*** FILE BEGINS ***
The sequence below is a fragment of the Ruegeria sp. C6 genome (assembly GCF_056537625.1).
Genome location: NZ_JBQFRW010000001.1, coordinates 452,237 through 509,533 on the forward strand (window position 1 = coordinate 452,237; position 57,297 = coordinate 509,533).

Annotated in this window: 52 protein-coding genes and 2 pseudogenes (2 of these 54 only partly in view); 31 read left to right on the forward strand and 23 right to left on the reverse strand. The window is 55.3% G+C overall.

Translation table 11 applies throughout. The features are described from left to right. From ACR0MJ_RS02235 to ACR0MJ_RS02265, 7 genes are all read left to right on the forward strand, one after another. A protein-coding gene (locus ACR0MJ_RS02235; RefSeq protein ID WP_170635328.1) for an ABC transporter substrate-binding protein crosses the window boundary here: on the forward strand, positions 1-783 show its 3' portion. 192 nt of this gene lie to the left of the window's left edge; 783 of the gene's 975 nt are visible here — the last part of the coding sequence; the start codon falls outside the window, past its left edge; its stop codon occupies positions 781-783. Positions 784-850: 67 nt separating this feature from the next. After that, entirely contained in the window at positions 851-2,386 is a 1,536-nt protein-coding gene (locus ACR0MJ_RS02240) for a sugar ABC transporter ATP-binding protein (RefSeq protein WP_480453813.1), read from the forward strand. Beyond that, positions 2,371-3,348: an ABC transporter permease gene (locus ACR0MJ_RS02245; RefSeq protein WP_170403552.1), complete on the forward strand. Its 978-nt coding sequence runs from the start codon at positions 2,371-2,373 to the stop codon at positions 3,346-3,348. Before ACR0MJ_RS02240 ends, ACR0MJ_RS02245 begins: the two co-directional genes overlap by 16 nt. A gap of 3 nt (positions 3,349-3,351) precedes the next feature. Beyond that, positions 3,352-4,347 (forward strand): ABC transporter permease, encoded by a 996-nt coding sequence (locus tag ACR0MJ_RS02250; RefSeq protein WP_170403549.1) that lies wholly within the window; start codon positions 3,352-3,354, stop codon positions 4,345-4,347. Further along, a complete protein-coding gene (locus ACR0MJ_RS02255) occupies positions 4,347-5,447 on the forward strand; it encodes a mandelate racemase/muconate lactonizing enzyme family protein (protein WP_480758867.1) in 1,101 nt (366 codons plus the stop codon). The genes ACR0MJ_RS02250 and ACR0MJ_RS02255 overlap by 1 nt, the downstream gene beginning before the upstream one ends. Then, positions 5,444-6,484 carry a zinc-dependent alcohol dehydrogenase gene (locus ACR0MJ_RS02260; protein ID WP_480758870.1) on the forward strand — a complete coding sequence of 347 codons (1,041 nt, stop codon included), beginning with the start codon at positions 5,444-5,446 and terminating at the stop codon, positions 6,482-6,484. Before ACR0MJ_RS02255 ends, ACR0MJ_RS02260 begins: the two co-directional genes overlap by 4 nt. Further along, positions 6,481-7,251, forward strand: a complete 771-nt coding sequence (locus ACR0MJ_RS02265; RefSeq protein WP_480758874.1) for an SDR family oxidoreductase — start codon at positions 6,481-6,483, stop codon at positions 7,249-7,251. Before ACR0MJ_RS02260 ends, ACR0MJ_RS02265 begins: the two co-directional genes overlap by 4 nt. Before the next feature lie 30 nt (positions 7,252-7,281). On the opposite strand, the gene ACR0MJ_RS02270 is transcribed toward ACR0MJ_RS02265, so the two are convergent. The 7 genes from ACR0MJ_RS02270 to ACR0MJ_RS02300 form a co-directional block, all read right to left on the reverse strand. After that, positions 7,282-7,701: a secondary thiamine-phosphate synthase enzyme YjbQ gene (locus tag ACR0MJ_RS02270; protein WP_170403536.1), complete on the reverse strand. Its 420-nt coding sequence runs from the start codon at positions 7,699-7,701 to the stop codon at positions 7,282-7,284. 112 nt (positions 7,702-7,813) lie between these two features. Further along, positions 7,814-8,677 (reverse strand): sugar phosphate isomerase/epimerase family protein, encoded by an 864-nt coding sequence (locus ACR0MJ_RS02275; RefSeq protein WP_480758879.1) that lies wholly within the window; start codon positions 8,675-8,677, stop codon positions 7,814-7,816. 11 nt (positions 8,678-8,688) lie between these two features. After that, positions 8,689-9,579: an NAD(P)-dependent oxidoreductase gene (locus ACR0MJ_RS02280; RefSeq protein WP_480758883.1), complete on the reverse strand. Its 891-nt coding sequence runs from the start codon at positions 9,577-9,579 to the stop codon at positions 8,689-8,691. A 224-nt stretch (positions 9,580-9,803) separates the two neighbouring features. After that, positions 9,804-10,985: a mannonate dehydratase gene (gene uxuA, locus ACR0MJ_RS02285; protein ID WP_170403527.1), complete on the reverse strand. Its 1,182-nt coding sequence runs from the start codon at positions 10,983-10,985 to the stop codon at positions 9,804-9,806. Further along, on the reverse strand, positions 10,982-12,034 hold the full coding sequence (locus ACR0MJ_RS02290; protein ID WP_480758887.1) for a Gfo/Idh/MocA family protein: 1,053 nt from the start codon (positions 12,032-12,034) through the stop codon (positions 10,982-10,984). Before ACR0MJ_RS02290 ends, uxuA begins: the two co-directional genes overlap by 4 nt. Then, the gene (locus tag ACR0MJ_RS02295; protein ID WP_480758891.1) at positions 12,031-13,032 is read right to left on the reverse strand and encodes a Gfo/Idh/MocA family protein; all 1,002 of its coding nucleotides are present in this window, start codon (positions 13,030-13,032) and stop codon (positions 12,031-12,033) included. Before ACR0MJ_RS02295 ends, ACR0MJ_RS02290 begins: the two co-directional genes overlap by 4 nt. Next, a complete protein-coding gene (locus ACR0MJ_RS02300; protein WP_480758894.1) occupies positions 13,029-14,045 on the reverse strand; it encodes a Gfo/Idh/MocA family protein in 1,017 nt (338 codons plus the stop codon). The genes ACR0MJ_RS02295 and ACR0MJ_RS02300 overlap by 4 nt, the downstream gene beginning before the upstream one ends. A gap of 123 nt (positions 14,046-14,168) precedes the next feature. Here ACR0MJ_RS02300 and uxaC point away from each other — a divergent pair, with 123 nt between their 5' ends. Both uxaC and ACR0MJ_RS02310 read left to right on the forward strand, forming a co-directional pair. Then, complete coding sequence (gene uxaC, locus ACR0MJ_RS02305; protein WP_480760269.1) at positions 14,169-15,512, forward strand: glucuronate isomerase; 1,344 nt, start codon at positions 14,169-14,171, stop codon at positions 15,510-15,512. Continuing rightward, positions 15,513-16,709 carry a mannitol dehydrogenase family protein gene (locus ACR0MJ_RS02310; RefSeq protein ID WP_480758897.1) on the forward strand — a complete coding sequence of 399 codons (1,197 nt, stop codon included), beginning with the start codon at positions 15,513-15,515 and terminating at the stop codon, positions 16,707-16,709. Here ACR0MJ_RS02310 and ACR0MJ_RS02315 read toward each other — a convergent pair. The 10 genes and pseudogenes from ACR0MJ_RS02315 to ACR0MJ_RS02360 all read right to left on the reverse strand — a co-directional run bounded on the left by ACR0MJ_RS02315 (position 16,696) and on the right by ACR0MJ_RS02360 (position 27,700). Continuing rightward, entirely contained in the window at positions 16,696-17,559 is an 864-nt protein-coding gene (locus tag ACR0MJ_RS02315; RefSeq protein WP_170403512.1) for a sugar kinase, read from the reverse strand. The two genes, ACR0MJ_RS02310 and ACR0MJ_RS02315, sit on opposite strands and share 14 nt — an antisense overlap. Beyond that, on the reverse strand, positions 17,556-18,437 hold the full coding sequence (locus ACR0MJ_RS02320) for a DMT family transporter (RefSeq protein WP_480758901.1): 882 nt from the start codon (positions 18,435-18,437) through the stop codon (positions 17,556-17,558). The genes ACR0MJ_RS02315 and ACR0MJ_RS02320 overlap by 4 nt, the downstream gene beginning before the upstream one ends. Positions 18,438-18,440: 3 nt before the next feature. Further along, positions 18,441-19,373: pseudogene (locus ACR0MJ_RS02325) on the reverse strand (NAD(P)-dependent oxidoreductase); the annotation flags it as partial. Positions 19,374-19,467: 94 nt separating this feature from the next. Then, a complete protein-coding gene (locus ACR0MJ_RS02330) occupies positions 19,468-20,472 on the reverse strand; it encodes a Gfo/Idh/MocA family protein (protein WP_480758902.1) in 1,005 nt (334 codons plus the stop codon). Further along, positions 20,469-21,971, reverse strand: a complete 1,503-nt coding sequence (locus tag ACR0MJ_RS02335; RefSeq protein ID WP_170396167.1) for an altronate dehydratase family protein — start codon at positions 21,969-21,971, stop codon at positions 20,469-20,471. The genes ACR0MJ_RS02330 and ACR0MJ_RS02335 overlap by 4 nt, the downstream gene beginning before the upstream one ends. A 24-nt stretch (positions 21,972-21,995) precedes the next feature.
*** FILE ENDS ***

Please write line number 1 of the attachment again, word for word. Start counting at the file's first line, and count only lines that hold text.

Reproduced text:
The sequence below is a fragment of the Ruegeria sp. C6 genome (assembly GCF_056537625.1).